A transgender teen and her family are seeking out justice after she was attacked in school for her gender identity.
13-year-old Lindsey Smith was punched in the face by a male classmate, leaving her with bruising on her face and a bloody nose.
The boy had also called her transphobic names .
The assault took place in Smith’s school, McLoughlin Middle School in Vancouver.
“He punched me in the face, right here and right here,” Smith said. “My nose was bleeding. I was holding my nose. The principal told me to ignore it and try not to let it ruin my day.”
Smith’s aunt, Leslie Goodnight, was so outraged by the attack that she took to Facebook.
Goodnight wrote: “My 13 year old niece is mtf transgender. She is the victim of hate crimes every day in her middle school.
“My sister has gone to the principal on numerous occasions with complaints of not only students seeking out and harassing my niece, but the teachers as well! They will call her by her birth name and call her a boy in front of the entire class!
Goodnight went on to detail the attack that prompted her to write the post.
“A male student walked down the halls of the school and was yelling my nieces name and saying “she is a boy” and “she has a D*** ” and “she has to go to the Dr’s to tell them she’s a girl” and the male student walked up to her and punched her in the face 2 to 3 times!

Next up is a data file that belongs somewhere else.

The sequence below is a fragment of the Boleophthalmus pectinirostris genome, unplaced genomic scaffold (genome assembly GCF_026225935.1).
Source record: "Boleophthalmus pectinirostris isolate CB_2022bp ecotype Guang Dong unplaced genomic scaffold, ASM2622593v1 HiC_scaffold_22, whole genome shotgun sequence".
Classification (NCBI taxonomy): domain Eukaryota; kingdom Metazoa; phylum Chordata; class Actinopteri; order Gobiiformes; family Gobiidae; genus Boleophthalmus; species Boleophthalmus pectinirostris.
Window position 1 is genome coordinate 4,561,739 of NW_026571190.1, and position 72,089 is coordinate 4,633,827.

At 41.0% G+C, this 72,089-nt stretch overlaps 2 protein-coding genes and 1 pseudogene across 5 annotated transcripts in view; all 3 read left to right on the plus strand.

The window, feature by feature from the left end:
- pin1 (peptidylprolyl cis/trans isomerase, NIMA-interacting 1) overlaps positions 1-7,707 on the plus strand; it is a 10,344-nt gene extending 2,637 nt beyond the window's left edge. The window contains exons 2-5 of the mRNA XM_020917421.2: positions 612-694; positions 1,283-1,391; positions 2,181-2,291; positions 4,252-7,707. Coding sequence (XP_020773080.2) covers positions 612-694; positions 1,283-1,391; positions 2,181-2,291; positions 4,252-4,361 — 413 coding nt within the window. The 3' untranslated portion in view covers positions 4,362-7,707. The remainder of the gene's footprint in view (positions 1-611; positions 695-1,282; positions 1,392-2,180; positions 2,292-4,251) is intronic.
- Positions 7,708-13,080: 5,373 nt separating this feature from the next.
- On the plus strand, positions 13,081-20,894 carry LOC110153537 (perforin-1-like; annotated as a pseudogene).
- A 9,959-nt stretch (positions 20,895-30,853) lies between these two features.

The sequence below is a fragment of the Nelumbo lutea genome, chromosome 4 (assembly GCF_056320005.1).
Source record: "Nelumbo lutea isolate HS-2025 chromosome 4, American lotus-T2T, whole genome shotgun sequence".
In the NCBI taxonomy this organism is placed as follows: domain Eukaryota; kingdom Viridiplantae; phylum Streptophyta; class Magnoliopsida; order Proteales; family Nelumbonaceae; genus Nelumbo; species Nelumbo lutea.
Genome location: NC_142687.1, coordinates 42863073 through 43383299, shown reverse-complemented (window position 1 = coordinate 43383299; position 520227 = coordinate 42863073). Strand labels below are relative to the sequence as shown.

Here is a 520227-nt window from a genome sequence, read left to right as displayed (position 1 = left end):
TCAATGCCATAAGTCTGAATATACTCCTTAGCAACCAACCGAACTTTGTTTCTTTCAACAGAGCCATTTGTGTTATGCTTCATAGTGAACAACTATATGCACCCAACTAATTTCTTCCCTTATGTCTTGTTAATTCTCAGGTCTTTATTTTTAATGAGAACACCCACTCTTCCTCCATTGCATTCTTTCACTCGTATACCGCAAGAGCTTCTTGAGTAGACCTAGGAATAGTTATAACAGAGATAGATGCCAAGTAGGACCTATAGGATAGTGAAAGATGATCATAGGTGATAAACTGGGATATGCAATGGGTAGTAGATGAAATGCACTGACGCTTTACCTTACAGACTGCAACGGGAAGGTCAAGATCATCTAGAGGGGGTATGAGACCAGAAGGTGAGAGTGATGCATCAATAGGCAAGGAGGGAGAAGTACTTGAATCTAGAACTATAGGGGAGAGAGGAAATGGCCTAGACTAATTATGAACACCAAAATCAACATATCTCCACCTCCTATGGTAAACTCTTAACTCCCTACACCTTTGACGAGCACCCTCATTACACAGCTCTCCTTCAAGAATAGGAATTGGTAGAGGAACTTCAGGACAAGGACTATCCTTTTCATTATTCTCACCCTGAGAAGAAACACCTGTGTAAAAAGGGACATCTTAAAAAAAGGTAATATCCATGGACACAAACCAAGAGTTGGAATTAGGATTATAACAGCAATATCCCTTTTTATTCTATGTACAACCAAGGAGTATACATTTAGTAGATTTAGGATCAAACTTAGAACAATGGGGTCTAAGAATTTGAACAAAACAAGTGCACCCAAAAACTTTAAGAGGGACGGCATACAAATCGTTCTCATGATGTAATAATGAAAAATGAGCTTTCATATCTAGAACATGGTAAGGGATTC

“The school did not call the police nor did they suspend the male student because “the cameras couldn’t clearly see what happened” and 3 students claimed that my niece pushed the male student first.
Goodnight finished off the post noting that her niece’s nose may be broken.
The post has since gone viral and drawn even more attention to the daily violence that trans people face, especially the unprecedented discrimination that school children are facing.
Since posting on Facebook, the administration at the middle school has put the male student on emergency expulsion and an officer has written a report and is turning the case over to the DA, prompting Goodnight to ask people to stop campaigning for justice on behalf of Smith.
“It’s really heartbreaking because I want her only worries to be, does this lip stick go with my outfit? Like any other girl,” Goodnight told KPTV. “I don’t want it to be, well, is today the day I get beat up, or is the teacher going to put me down and make me humiliated?”
Carrie Smith, Lindsey’s mother, told KPTV she was devastated when she heard the news.
“My heart started beating and I started crying. She had texted me, ‘mom, a kid punched me in the face. I think my nose is broken and it’s bleeding really bad’,” she said.
“I’m always in contact with the school, but it doesn’t seem they’re taking it as seriously as they should,” she said. “I just don’t want her to suffer anymore bullying.”
Trans protection laws in Washington require schools to use their chosen names and pronouns to help prevent harassment.
Travis Both, principal at Smith’s school said the school was “deeply concerned by this behaviour” and wanted to “assure students and families that bullying or any other form of harassment will not be tolerated.”